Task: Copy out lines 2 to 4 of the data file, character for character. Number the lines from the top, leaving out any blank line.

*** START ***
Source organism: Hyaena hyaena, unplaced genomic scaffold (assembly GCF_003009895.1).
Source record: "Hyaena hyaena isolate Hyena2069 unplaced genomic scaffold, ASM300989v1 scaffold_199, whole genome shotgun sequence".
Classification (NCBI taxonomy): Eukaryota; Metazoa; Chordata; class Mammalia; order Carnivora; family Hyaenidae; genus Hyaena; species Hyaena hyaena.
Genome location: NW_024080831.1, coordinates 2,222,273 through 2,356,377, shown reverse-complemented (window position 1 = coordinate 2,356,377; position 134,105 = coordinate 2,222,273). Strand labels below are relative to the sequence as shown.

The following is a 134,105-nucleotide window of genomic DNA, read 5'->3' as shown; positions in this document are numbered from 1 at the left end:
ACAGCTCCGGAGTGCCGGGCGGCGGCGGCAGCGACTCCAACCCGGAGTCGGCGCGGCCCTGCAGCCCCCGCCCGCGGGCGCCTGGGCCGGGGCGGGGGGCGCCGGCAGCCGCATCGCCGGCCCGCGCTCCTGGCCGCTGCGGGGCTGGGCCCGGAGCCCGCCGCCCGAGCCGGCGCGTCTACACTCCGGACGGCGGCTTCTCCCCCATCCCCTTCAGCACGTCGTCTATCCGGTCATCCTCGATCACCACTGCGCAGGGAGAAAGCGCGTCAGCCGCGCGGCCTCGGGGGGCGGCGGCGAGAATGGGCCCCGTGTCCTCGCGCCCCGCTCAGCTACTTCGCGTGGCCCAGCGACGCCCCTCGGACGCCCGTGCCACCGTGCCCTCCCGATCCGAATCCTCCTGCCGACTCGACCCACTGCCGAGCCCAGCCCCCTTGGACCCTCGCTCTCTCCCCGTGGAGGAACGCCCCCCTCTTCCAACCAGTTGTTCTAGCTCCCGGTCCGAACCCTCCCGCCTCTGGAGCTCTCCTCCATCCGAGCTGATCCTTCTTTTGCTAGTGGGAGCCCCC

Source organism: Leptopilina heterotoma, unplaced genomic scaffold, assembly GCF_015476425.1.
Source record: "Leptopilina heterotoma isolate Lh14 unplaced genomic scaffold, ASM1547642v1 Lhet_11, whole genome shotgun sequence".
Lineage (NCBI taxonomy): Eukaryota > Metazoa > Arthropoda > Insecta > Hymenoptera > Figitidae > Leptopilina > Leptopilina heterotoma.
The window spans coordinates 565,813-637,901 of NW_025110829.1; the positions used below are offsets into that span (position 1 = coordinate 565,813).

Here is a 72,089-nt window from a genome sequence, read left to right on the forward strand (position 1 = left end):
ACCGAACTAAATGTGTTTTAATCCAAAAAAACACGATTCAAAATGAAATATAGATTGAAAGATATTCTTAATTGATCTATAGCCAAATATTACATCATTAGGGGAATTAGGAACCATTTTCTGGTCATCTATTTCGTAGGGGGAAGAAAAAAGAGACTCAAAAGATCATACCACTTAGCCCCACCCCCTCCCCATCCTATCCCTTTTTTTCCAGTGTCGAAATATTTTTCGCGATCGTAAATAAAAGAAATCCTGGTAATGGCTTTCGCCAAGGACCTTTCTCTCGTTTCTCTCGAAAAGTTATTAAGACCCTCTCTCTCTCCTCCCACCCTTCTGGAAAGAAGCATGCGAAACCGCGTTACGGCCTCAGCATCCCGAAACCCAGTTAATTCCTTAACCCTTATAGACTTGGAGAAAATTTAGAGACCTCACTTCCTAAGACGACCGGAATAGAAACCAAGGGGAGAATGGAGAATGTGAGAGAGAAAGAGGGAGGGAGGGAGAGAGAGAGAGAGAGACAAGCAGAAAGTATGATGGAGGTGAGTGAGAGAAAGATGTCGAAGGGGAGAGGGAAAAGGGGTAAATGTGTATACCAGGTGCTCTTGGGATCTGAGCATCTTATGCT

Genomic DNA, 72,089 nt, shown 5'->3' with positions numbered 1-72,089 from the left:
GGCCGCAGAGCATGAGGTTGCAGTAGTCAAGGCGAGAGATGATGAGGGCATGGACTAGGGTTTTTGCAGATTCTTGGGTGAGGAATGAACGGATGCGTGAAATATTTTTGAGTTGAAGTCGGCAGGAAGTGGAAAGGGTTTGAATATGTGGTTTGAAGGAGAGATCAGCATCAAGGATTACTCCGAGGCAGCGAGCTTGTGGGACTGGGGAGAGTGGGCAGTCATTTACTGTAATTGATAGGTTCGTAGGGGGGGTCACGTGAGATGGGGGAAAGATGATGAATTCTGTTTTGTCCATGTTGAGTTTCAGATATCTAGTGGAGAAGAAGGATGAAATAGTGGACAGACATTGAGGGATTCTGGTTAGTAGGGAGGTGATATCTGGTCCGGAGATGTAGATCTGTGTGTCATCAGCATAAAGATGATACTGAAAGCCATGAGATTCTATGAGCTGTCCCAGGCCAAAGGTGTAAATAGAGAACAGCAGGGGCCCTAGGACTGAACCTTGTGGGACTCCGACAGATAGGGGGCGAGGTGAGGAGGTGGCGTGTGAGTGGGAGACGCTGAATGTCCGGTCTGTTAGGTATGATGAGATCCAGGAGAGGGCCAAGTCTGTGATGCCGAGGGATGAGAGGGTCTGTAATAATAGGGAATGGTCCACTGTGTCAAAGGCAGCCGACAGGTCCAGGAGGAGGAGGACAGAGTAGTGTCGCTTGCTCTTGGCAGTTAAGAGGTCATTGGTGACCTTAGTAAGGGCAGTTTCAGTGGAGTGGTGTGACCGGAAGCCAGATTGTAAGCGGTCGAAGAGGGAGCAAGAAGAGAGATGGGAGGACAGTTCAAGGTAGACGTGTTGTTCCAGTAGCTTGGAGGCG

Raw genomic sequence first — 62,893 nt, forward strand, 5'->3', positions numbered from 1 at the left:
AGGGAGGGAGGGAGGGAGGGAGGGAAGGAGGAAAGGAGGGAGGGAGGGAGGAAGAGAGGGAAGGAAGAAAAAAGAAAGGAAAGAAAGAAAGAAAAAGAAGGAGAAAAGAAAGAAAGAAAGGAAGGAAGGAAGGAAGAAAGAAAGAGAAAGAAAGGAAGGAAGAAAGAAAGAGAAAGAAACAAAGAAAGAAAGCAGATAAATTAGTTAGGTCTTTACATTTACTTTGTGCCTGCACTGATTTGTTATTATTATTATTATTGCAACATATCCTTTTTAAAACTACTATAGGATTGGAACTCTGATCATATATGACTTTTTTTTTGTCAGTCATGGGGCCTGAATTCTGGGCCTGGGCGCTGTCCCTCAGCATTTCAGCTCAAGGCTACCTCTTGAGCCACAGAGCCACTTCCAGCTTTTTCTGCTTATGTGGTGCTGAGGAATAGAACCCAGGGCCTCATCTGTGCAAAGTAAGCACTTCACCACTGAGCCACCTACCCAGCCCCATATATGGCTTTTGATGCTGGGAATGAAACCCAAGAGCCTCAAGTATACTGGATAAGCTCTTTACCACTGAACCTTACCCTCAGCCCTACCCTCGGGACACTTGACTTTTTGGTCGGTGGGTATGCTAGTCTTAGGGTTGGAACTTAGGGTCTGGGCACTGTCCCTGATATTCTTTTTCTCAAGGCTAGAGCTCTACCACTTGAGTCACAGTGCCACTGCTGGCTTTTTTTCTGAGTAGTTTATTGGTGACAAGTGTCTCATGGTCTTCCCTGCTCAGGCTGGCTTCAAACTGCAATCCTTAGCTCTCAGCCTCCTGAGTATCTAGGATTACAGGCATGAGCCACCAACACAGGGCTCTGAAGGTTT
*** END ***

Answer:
Source record: "Hyaena hyaena isolate Hyena2069 unplaced genomic scaffold, ASM300989v1 scaffold_199, whole genome shotgun sequence".
Classification (NCBI taxonomy): Eukaryota; Metazoa; Chordata; class Mammalia; order Carnivora; family Hyaenidae; genus Hyaena; species Hyaena hyaena.
Genome location: NW_024080831.1, coordinates 2,222,273 through 2,356,377, shown reverse-complemented (window position 1 = coordinate 2,356,377; position 134,105 = coordinate 2,222,273). Strand labels below are relative to the sequence as shown.